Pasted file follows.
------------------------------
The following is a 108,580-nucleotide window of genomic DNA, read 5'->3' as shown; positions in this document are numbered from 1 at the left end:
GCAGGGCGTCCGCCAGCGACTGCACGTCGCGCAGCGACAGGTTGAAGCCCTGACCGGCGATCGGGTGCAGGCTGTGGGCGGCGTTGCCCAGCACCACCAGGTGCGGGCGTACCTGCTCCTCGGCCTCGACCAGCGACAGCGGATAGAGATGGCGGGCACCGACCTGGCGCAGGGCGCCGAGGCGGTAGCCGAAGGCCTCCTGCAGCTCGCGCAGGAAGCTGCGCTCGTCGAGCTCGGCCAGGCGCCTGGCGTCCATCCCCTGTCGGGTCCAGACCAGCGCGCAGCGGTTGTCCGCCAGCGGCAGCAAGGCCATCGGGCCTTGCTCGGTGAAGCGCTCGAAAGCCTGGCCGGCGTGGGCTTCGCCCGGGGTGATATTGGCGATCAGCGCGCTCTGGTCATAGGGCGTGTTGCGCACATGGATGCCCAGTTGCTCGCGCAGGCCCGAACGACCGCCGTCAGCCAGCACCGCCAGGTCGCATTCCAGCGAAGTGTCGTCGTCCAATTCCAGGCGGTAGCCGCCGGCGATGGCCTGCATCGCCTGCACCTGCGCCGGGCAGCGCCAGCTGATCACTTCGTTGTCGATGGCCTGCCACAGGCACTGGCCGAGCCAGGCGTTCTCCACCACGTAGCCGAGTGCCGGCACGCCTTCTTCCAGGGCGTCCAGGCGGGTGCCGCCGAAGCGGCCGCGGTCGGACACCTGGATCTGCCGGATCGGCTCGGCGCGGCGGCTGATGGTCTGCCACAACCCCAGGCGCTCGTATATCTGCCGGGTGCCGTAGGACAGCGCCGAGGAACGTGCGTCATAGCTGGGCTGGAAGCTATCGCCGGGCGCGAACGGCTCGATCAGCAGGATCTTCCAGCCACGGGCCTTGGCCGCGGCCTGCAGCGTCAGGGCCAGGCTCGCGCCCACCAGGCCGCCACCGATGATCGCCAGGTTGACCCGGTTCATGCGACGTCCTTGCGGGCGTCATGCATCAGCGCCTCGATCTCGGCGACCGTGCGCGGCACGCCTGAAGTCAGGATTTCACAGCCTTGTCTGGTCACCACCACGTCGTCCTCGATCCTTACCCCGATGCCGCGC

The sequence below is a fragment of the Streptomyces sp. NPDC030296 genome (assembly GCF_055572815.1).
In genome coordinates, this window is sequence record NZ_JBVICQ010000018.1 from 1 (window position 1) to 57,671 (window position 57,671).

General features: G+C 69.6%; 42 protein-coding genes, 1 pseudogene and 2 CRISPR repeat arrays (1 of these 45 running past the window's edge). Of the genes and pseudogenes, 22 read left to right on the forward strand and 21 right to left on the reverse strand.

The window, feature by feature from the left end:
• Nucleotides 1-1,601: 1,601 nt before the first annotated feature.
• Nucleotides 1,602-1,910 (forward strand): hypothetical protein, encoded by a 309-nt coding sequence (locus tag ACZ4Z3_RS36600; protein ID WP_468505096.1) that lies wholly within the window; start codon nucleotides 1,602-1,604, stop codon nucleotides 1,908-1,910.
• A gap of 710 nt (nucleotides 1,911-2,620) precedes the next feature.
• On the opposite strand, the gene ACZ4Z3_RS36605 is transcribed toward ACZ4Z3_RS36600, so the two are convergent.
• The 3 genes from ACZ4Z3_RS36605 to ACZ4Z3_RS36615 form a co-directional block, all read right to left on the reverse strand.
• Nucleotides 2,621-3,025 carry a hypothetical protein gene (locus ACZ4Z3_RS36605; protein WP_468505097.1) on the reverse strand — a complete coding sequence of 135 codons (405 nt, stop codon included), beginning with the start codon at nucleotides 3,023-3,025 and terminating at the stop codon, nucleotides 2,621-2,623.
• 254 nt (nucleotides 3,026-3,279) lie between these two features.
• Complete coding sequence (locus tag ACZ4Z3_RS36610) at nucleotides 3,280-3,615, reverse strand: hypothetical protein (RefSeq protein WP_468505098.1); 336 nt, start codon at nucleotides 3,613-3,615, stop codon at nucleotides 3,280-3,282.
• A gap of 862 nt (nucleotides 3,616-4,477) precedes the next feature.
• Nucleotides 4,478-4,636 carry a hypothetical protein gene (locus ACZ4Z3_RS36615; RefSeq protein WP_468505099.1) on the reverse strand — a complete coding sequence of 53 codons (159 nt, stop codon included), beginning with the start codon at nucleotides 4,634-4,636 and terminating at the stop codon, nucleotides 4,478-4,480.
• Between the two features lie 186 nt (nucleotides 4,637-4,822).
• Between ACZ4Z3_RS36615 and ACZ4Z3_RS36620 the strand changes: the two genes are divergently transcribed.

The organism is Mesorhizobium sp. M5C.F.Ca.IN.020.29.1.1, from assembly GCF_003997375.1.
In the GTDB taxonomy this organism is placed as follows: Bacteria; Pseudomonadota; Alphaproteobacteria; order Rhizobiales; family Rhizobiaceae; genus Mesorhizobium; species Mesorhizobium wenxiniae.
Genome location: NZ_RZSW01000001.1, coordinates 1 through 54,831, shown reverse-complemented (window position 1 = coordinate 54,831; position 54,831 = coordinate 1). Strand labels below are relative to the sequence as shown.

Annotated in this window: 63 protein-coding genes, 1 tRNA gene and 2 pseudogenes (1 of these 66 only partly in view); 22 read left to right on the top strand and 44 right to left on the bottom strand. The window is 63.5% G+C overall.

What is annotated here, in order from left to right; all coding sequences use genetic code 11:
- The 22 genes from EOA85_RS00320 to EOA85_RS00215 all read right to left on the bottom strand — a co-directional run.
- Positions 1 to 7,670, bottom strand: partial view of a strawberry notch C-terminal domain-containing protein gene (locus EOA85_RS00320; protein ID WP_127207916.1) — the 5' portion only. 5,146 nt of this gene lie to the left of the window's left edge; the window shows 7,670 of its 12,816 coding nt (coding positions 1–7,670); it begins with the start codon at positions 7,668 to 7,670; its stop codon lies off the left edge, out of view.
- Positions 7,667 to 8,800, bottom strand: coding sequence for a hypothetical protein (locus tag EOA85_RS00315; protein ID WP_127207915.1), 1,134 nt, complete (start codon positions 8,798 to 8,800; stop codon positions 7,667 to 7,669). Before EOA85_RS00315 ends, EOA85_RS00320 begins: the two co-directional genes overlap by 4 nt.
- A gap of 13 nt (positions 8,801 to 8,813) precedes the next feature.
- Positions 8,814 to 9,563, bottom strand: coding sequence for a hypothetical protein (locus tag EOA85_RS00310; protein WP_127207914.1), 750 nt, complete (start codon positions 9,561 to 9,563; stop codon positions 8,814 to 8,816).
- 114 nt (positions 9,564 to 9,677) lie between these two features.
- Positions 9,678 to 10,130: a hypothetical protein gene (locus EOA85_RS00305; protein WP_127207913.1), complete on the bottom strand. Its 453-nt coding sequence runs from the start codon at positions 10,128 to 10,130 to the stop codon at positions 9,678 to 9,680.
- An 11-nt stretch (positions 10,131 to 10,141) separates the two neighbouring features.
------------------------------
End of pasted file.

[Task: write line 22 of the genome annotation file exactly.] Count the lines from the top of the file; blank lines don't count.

Annotated in this window: 63 protein-coding genes, 1 tRNA gene and 2 pseudogenes (1 of these 66 only partly in view); 22 read left to right on the top strand and 44 right to left on the bottom strand. The window is 63.5% G+C overall.